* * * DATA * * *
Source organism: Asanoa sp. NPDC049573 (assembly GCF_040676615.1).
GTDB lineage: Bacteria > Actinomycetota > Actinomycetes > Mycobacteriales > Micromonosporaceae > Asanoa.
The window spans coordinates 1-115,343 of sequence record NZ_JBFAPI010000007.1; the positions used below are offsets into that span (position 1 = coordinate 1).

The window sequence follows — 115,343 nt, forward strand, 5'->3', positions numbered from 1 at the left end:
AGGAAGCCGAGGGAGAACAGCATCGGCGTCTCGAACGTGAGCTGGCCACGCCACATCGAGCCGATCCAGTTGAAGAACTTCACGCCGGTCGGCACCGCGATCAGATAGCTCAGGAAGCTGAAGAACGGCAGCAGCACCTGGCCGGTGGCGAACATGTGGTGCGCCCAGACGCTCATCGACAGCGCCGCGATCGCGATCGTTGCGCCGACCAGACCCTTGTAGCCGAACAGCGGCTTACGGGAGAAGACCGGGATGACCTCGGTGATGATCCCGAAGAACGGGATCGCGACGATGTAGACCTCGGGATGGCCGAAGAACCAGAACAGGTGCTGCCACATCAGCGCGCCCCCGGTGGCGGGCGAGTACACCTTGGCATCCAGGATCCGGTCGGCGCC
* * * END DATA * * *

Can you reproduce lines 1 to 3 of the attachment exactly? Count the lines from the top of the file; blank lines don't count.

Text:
Source organism: Asanoa sp. NPDC049573 (assembly GCF_040676615.1).
GTDB lineage: Bacteria > Actinomycetota > Actinomycetes > Mycobacteriales > Micromonosporaceae > Asanoa.
The window spans coordinates 1-115,343 of sequence record NZ_JBFAPI010000007.1; the positions used below are offsets into that span (position 1 = coordinate 1).